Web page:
Women in agony during labour are being denied epidurals by the ‘cult of natural birth’: Minister pledges probe as NHS ‘ignores guidelines’
- Health Secretary Matt Hancock has said that he would launch an investigation
- Six NHS trusts identified as refusing pain relief when women in labour asked
- Women have complained they were being told that ‘it’s meant to be hard work’
Women in labour are being refused epidurals amid concern that a ‘cult of natural birth’ in NHS hospitals is leaving rising numbers of expectant mothers in unbearable agony, it was reported last night.
An investigation has found that hospitals are breaching official guidelines from the National Institute for Health and Care Excellence (NICE) by refusing requests from mothers-to-be for the pain relief.
Some women have complained they were being told ‘it’s not called labour for nothing – it’s meant to be hard work’.
Women in labour are being refused epidurals amid concern that a ‘cult of natural birth’ in NHS hospitals is leaving rising numbers of expectant mothers in unbearable agony (stock image)
Last night, Health Secretary Matt Hancock told The Sunday Telegraph he would launch an investigation and ensure that women’s choices would be respected.
He added: ‘Clinical guidance clearly states that you can ask for pain relief at any time – before and during labour – and as long as it is safe to do so this should never be refused.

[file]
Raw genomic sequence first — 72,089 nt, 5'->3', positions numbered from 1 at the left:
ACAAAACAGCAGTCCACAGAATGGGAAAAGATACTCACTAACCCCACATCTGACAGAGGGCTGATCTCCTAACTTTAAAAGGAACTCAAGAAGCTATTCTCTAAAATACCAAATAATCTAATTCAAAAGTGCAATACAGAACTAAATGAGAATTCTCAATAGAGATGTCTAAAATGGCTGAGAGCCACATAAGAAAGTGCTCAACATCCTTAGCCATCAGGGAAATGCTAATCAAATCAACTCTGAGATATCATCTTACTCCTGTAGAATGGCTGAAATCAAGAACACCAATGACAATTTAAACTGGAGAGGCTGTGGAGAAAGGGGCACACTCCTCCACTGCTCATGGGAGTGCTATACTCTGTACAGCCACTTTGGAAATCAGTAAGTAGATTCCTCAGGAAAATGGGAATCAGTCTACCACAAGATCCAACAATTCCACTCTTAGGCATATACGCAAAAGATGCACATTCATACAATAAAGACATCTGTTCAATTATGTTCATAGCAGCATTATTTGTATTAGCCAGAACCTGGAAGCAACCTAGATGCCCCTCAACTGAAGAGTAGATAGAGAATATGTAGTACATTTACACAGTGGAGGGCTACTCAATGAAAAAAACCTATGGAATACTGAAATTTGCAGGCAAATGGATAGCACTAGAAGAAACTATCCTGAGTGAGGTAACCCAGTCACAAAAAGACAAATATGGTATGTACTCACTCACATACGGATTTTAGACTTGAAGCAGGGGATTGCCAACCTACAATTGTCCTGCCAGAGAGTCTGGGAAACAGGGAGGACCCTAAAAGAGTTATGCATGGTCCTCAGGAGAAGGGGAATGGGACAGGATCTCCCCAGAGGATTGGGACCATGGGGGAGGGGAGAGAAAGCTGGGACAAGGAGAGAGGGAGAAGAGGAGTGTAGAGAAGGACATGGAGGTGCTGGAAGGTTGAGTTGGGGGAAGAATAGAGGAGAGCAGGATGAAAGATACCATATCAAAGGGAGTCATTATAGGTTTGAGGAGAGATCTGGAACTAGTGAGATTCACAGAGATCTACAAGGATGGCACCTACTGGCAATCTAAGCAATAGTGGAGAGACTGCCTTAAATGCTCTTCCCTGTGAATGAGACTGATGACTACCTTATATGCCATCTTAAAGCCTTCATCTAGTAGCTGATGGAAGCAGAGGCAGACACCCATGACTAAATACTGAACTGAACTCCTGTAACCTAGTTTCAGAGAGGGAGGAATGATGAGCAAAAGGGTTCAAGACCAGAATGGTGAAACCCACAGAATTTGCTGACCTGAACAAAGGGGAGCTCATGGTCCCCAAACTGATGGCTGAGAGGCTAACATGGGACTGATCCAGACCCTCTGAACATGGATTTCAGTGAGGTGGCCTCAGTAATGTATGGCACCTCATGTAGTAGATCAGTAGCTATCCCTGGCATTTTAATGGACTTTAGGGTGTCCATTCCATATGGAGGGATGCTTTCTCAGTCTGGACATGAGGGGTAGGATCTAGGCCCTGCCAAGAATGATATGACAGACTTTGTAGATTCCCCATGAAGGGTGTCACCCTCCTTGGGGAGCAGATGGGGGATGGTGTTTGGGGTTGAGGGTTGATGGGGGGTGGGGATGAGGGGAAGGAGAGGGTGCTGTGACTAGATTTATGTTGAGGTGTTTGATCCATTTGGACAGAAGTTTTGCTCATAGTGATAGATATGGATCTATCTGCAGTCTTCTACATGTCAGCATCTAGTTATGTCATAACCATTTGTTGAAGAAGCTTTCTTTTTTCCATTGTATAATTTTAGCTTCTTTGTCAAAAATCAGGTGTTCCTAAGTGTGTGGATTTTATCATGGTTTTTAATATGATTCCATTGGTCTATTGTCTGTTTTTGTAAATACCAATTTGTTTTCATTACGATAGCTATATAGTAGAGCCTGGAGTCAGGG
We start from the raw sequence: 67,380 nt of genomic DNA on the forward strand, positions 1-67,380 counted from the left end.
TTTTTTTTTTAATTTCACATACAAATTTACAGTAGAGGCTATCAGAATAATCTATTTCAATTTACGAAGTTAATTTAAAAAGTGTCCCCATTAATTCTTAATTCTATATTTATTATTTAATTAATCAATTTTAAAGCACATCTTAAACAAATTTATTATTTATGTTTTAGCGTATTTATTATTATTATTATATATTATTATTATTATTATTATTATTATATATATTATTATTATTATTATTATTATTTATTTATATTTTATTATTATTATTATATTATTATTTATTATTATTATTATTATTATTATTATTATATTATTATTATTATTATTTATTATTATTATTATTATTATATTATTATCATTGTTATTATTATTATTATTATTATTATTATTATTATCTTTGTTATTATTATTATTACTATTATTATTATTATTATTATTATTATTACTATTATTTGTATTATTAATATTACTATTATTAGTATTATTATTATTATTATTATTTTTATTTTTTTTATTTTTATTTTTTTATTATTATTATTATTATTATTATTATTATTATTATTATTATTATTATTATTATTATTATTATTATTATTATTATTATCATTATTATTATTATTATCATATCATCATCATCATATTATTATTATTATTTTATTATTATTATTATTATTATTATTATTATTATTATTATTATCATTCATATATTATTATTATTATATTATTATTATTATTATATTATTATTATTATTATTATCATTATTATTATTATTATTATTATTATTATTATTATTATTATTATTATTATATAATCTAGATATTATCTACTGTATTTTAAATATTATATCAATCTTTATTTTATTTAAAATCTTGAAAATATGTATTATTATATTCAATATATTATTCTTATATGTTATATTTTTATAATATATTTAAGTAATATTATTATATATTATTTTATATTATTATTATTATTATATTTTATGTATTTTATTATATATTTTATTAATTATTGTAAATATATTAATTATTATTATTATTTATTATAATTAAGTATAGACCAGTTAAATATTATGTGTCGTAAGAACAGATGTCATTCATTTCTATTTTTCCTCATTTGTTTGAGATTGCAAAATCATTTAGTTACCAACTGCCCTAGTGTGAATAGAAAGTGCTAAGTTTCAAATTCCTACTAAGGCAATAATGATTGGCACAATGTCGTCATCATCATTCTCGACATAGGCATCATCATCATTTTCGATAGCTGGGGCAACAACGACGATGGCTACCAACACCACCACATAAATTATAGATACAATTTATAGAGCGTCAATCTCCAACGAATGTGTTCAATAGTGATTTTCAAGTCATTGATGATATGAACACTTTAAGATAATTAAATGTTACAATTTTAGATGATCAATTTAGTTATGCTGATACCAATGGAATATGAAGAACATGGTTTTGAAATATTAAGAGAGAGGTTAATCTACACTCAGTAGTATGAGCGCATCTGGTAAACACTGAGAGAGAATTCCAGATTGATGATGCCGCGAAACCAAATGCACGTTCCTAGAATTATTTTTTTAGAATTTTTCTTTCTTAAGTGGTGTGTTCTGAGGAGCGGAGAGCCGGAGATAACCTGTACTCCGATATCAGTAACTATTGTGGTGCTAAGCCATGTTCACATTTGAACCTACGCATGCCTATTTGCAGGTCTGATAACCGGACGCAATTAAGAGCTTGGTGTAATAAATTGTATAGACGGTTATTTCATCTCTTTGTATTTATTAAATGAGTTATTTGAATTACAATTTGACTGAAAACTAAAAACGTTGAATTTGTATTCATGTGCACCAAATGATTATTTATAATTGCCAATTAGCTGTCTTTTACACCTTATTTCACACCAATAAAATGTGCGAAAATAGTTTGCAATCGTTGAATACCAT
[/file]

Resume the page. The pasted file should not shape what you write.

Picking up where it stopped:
‘Women being denied pain relief is wrong, and we will be investigating.’
Even though official guidelines from NICE state that women must be able to access pain relief when they request it, including epidurals, an investigation by The Sunday Telegraph identified six NHS trusts where women in labour pleading for pain relief were refused it.
Data from NHS Digital also shows that the proportion of women in labour given pain medication such as epidurals had fallen from 67 per cent in the year 2008-09 to 61 per cent in 2018-19.
Some women have complained they were being told ‘it’s not called labour for nothing – it’s meant to be hard work’ (stock image)
Last night Clare Murphy, from the Pregnancy Advisory Service, said: ‘Pain management is not a nice-to-have optional extra for women giving birth – it is an essential part of high-quality maternity care.’
Jessica Cohen, 30, who gave birth to her first baby boy in 2018, told how hospital staff repeatedly refused to give her an epidural.
Describing her experience at Homerton University Hospital, in East London, she said: ‘When I first asked for an epidural they told me that I wasn’t that far along, but when they checked I was about 10cm dilated.
‘When I asked again, they told me I was too far along and that the baby would be here soon.
‘After the anaesthetist came in, he said, “Why do you want an epidural? You’re 10cm dilated, if you were my wife I wouldn’t let you have an epidural.”‘
Shadow Health Secretary Jonathan Ashworth said: ‘Matt Hancock needs to ensure all maternity units are following the recommendations on pain relief.’